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Diaphragm wall is a continuous reinforced concrete wall constructed in the ground to support major construction activities like the construction of dams, tunnel approaches, deep basements and enclosures. They act as a retaining wall, support for the underground structure, as a foundation or facilitate cut off provision in order to support deep excavation.

The construction sequence and the varied features of a diaphragm wall are explained in this article.

Features of Diaphragm Wall

A diaphragm wall forms a rectangular section constructed in-situ under the soil. Hence, this is an underground concrete wall. These walls are constructed panel-by-panel each interlocked to ensure structural stability and water tightness.

The diaphragm walls can have a thickness ranging from 60cm to 150cm with a width of 2.0 to 3.5m. The diaphragm walls can be constructed up to a depth of 60m.

How to construct a Diaphragm Wall?

The construction sequence mainly has three steps:

  1. Construction of Guide Wall
  2. Excavation of the panel
  3. Wall Concreting
Fig.1.Construction Stages of Diaphragm Wall
Image Courtesy: www.railsystem.net

1. Construction of Guide Wall

Guide walls are two temporary parallel beams constructed along the side of the wall in order to guide the excavation tool and stabilise the top portion. The implementation of guide walls prior to diaphragm-wall construction helps to maintain the horizontal alignment and continuity of the diaphragm walls constructed. Guide walls also:

  • Avoid Soil collapse
  • Help mark the panel positions
  • Support the reinforcement steel cages
Fig.2.Guide Wall Constructed To Prevent Soil Collapse during Trenching

As the slurry levels of soil vary largely, it is necessary to have a temporary support like guide wall. The dimensions of the guide wall constructed changes with the type of surface soil. In case, the water table level in the area is too high, the guide wall is constructed at a height above the ground level to guide the construction.

2. Excavation of Panel

This stage includes soil-removal and stabilisation. A rectangular excavation tool is used to excavate the panel section. A clamshell or grab is used to excavate the trench in normal soil. Grab suspended by a crane or cable easily moves into the soil. If any obstruction is encountered, it is broken by the means of a gravity hammer and taken out by means of the grab.

The above procedure must be conducted with adequate excavation support, otherwise, the sides of the excavated trench can collapse. To protect the sides, bentonite slurry is used. The slurry helps in producing lateral pressure that is sufficient to retain the vertical soil.

3. Wall Concreting

This stage involves the concreting of the panel excavated. Initially, the reinforcement cage is inserted into the trench. If the depth of the diaphragm wall is more, two or more steel reinforcement cages have to be inserted to cover the depth and these cages are lapped.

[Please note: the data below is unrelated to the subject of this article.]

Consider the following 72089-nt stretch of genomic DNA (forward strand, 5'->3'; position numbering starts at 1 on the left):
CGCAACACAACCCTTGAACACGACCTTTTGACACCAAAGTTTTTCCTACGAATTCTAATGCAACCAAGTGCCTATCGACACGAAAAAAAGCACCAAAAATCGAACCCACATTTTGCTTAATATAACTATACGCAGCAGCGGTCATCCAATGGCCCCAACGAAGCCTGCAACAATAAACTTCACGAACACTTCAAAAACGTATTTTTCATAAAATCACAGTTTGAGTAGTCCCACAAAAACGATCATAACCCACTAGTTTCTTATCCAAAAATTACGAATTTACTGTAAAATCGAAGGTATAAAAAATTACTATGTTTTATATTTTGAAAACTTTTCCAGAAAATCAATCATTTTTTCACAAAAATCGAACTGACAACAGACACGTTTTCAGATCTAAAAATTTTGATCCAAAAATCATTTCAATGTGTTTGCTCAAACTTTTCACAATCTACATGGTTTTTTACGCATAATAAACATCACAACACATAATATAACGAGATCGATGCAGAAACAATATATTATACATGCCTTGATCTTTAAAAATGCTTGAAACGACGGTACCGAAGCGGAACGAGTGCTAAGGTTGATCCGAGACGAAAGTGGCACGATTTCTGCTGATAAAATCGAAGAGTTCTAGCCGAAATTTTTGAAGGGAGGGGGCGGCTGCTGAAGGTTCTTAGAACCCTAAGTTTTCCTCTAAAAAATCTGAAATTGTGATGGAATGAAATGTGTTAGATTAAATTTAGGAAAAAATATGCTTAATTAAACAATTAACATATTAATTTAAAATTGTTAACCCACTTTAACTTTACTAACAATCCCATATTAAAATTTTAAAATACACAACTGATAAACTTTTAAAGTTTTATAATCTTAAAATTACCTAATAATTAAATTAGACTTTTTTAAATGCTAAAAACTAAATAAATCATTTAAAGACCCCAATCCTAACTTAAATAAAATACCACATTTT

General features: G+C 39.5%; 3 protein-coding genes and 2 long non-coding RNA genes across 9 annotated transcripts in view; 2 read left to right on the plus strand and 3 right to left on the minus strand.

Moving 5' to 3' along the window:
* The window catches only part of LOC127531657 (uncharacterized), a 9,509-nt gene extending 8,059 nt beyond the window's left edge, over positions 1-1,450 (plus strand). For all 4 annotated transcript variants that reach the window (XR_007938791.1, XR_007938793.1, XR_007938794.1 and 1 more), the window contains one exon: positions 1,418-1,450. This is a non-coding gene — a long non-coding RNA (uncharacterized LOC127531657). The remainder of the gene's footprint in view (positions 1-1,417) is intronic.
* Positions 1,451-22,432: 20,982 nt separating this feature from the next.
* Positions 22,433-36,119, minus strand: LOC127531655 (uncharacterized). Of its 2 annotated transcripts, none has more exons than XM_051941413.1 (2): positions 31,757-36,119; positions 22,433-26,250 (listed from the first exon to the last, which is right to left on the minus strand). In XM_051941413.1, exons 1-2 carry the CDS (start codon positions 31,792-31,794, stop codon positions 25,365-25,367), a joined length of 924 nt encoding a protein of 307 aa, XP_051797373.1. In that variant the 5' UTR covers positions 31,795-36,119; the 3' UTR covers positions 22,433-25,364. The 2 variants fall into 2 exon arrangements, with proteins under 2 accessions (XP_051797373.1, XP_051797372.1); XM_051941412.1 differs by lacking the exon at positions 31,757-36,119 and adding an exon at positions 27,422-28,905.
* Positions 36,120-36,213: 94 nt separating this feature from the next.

Once the reinforcement is placed, the concrete is poured into the trench with the help of tremie pipes. The use of tremie pipes helps to avoid segregation of concrete. The poured concrete replaces the bentonite clay in the trench. The density of bentonite is low compared to concrete hence is replaced during the concreting. The bentonite clay displaced is collected and reused.

Read More: Earth Retaining Systems in Deep Excavation

Diaphragm Wall Connections

Mainly two types of joint design are employed in diaphragm walls. They are by using:

  1. Stop End Pipes
  2. Disposable Pipes

1. Stop End Pipes

In this method, two steel pipes are inserted into the trench before concreting, so that after concreting a semi-circular end section panel is obtained. The panel formed with concave ends forms the primary panel. Alternatively, an intermediate section is formed where the secondary panel is constructed. Once the primary panel is made, the secondary panels are executed.

Fig.3. Diaphragm Joints by Stop end Pipes; Image Courtesy: http://soilmec.com.au

2. Disposable PVC Pipes

In this method, two pipes are arranged at the ends of the steel reinforcement cage of the panel. The concreting is performed for the primary panel leaving the pipes with slurry. During the concreting of the secondary panel using a dedicated tool, the separation is broken as shown in figure -4 below. A round indentation is made in the primary panel in connection with secondary. While concreting the secondary panel, the indentation too is filled thus making a joint with the primary panel.


Fig.4. Diaphragm Joints by Disposable PVC Pipes; Image Courtesy: http://soilmec.com.au

About Neenu ArjunVerified

Neenu is a Civil and Structural Engineer and has experience in Design of Concrete and Steel Structures. She is an Author, Editor and Partner at theconstructor.org.